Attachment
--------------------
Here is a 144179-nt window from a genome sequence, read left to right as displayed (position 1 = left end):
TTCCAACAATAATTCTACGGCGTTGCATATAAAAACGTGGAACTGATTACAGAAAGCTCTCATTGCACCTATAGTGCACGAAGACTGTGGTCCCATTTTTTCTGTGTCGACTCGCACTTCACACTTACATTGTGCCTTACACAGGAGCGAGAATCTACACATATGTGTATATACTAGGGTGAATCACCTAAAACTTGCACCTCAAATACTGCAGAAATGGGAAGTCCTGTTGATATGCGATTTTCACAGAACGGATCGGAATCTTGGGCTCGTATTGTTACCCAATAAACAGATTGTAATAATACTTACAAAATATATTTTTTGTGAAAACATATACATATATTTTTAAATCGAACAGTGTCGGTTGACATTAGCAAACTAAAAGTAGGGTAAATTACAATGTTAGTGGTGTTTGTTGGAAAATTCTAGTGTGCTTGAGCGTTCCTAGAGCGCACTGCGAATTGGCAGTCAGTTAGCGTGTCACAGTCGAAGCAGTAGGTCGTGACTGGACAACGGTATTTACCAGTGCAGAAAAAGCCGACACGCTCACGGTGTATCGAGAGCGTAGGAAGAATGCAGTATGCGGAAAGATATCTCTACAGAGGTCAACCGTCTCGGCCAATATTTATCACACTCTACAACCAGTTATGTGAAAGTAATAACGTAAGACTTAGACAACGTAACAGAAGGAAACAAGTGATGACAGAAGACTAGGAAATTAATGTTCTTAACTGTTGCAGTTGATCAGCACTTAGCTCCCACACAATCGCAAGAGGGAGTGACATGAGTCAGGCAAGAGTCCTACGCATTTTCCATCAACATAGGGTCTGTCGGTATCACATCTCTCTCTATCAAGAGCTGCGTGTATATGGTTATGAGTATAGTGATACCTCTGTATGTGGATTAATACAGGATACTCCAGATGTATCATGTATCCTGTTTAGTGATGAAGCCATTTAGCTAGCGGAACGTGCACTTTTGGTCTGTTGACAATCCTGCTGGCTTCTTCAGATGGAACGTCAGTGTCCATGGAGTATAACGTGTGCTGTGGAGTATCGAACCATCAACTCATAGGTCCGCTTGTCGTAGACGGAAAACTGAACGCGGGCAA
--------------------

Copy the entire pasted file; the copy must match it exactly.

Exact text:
Here is a 144179-nt window from a genome sequence, read left to right as displayed (position 1 = left end):
TTCCAACAATAATTCTACGGCGTTGCATATAAAAACGTGGAACTGATTACAGAAAGCTCTCATTGCACCTATAGTGCACGAAGACTGTGGTCCCATTTTTTCTGTGTCGACTCGCACTTCACACTTACATTGTGCCTTACACAGGAGCGAGAATCTACACATATGTGTATATACTAGGGTGAATCACCTAAAACTTGCACCTCAAATACTGCAGAAATGGGAAGTCCTGTTGATATGCGATTTTCACAGAACGGATCGGAATCTTGGGCTCGTATTGTTACCCAATAAACAGATTGTAATAATACTTACAAAATATATTTTTTGTGAAAACATATACATATATTTTTAAATCGAACAGTGTCGGTTGACATTAGCAAACTAAAAGTAGGGTAAATTACAATGTTAGTGGTGTTTGTTGGAAAATTCTAGTGTGCTTGAGCGTTCCTAGAGCGCACTGCGAATTGGCAGTCAGTTAGCGTGTCACAGTCGAAGCAGTAGGTCGTGACTGGACAACGGTATTTACCAGTGCAGAAAAAGCCGACACGCTCACGGTGTATCGAGAGCGTAGGAAGAATGCAGTATGCGGAAAGATATCTCTACAGAGGTCAACCGTCTCGGCCAATATTTATCACACTCTACAACCAGTTATGTGAAAGTAATAACGTAAGACTTAGACAACGTAACAGAAGGAAACAAGTGATGACAGAAGACTAGGAAATTAATGTTCTTAACTGTTGCAGTTGATCAGCACTTAGCTCCCACACAATCGCAAGAGGGAGTGACATGAGTCAGGCAAGAGTCCTACGCATTTTCCATCAACATAGGGTCTGTCGGTATCACATCTCTCTCTATCAAGAGCTGCGTGTATATGGTTATGAGTATAGTGATACCTCTGTATGTGGATTAATACAGGATACTCCAGATGTATCATGTATCCTGTTTAGTGATGAAGCCATTTAGCTAGCGGAACGTGCACTTTTGGTCTGTTGACAATCCTGCTGGCTTCTTCAGATGGAACGTCAGTGTCCATGGAGTATAACGTGTGCTGTGGAGTATCGAACCATCAACTCATAGGTCCGCTTGTCGTAGACGGAAAACTGAACGCGGGCAA